Bio-recycling company promotes household composting in Davao City

Published April 22, 2021, 3:53 PM

by Keith Bacongco

DAVAO CITY – A bio-recycling company here is promoting household composting among residents to reduce waste being dumped at the city landfill.

PROCESSED BIODEGRADABLE WASTE – A pay loader mixes processed biodegradable waste inside the Davao Thermo Biotech Corp. in Toril, Davao City. (KEITH BACONGCO/ MANILA BULLETIN)

Through The Yellow Drum Project, Dr. Roberto Puentestpina Jr., chief executive officer of Davao Thermo Biotech Corp., said that they aim to divert biodegradable waste even on the household level from the landfill to their composting plant.

“It is a campaign to raise awareness on proper waste segregation; that the waste we segregate, especially biowaste, does not end up in the landfill but instead to a composting plant where we can compost them and convert them to biofertilizer,” explained Puentespina, also a veterinarian.

For only P500, he added that each household can get a 60-liter empty drum for the biodegradable waste, and a complimentary bag of Compost Starter, which will be used to start to the composting process.

However, Puentespina clarified that the Compost Starter will only be given for the first drum only. “We will collect the drum when filled up. And after your third filled up drum, you are entitled to have an incentive such as Biofertilizer, Enriched Potting Mix, or Compost Starter.”

Operating commercially since 2017, Davao Thermo Biotech Corp. is a biodegradables-to-fertilizer company that employs Hyperthermophilic Composting Technology, which originated in Japan, to produce biofertilizers.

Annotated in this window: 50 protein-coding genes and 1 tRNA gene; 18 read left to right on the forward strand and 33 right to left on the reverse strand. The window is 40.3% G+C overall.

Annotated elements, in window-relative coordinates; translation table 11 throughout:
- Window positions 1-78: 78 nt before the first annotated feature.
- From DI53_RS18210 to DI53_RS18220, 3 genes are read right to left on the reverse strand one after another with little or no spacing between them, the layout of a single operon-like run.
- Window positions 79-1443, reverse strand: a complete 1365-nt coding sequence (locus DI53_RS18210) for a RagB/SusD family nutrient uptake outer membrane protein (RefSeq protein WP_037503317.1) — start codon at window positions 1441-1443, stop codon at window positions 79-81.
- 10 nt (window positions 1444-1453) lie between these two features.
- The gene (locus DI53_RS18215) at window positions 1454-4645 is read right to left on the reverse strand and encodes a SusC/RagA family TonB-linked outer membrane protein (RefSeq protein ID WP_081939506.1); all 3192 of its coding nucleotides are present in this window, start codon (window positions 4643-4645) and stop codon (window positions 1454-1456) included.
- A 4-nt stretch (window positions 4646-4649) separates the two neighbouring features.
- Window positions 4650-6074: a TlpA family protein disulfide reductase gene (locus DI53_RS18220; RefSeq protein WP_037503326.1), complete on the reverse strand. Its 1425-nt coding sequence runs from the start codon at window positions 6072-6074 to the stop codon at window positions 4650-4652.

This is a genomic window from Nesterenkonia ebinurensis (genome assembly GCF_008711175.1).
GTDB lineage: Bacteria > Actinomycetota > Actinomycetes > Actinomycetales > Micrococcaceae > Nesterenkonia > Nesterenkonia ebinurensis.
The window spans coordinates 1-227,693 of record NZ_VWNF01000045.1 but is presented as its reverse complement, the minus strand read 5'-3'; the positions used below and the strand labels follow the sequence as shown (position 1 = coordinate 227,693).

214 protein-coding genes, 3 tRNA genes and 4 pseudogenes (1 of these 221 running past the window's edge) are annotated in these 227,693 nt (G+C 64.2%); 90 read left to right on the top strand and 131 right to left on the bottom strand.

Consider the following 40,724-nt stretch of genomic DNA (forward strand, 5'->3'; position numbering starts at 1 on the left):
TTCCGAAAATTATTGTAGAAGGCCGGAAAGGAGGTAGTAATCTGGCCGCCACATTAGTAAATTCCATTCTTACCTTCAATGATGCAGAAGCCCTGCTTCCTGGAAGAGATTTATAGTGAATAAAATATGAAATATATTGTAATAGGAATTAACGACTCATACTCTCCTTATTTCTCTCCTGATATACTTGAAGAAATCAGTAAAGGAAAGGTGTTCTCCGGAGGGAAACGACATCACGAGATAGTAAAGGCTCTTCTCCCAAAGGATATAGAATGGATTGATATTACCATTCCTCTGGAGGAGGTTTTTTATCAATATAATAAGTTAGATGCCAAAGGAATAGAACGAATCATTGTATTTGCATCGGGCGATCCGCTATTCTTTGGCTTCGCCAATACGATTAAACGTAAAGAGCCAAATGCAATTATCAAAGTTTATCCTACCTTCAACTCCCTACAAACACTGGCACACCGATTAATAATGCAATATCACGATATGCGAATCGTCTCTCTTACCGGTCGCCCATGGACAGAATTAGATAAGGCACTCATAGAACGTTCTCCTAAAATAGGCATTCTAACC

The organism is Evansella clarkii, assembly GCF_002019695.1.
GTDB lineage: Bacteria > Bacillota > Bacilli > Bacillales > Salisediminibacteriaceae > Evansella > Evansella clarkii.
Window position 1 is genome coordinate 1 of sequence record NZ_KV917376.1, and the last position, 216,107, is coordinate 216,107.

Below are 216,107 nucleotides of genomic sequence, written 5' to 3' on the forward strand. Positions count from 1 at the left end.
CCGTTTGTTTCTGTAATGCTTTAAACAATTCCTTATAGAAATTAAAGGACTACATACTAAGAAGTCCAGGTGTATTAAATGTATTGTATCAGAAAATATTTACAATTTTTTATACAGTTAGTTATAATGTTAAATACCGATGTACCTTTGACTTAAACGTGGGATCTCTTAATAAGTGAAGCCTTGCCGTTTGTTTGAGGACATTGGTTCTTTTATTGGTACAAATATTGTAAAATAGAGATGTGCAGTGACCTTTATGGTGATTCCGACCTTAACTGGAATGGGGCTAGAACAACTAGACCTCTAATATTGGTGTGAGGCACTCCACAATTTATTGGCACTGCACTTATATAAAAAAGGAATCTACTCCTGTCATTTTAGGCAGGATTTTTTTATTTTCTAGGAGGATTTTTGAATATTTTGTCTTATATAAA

For a fee, the firm caters industrial biowastes from business establishments in the city.

Furthermore, Puentespina emphasized the importance of composting especially in industrial scale, saying that it could help reduce greenhouse gases from decaying organic matter being disposed in the landfills.

“Second, proper composting will eliminate vectors of diseases. Third, the organic fertilizer produced in large quantities can be used for home gardening or bio remediation of destroyed ecosystems,” he added.

Puentespina noted that the initiative is unique as they focus on biodegradable wastes, which comprise 60 percent of daily waste output.

“Nobody is working on biodegradables waste management since most efforts are with plastic waste where environmental accounting efforts are more established. Thus, let us make composting the next big thing.”

 
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